Book HomeCascading Style Sheets: The Definitive GuideSearch this book Friday 20th of April 2018 04:41:50 PM

3.6. Summary

Units and values cover a wide spectrum of areas, from length units to color units to the location of files (such as images). For the most part, units are the one area that user agents get almost totally correct; it's those few little bugs and quirks that get you, though. Interpreting relative URLs incorrectly, for example, has bedeviled issue, as well as give a way to clip off parts of an element.

9.1.4.1. Overflow

So let's say that you have, for whatever reason, an elementthat has been pinned to a specific size, and the contentdoesn't fit. You can take control of the situation with theoverflow property.

many authors, and leads to an over-reliance on absolute URLs. Colors are another area where user agents almost always do well, except for a few little quirks here and there. The vagaries of length units, however, far from being bugs, are an interesting problem for any author to tackle.

These units all have their advantages and drawbacks, depending on the circumstance in which they're used. We've already seen some of these, and the nuances of such circumstances will be discussed in the rest of the book, beginning with the CSS properties that describe ways to alter the way text is displayed.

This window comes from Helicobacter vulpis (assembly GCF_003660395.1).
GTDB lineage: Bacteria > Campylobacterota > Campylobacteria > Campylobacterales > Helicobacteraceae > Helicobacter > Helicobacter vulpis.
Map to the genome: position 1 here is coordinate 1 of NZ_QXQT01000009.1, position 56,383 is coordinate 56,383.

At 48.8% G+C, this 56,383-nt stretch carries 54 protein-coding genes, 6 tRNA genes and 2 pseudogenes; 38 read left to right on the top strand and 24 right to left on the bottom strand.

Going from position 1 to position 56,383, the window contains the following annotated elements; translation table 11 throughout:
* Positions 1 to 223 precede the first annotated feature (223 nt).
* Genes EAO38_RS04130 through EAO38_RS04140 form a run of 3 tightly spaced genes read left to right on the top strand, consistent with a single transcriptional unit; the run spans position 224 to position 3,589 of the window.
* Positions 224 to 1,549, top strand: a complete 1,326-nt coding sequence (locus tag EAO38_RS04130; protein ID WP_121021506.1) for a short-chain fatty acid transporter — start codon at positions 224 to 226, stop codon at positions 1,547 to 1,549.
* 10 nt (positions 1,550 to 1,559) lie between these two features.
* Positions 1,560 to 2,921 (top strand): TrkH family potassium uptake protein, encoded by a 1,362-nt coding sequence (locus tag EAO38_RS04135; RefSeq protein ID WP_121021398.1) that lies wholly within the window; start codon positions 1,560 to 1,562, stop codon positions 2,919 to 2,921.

Library Navigation Links

Copyright © 2002 O'Reilly & Associates. All rights reserved.

Figure 7-21

Figure 7-21. Margins on an inline element

This happens because margins on inline elements don't changethe line height of an element. (In fact, the only properties that canchange the distance between lines containing only text areline-height, font-size, andvertical-align.)

However, all of this is true only for the top and bottom sides ofinline elements; the left and right sides are a different story

Web-based Applications

Web-based applications are similar to app servers, except for one thing: Web-based applications don't have client apps, instead they use web browsers on the client side. They generate their front ends using HTML, which is dynamically generated by the web-based app. In the Java world, Servlets are best suited for this job.

Web-based apps might themselves rely on another app server to gather information that is presented on the client web browser. Also, you can write Servlets that get information from remote or local databases, XML document repositories and even other Servlets. One good use for web-based apps is to be a wrapper around an app server, so that you can allow your customers to access at least part of the services offered by your app server via a simple web browser. So web-based apps allow you to integrate many components including app servers, and provide access to this information over the web via a simple web browser.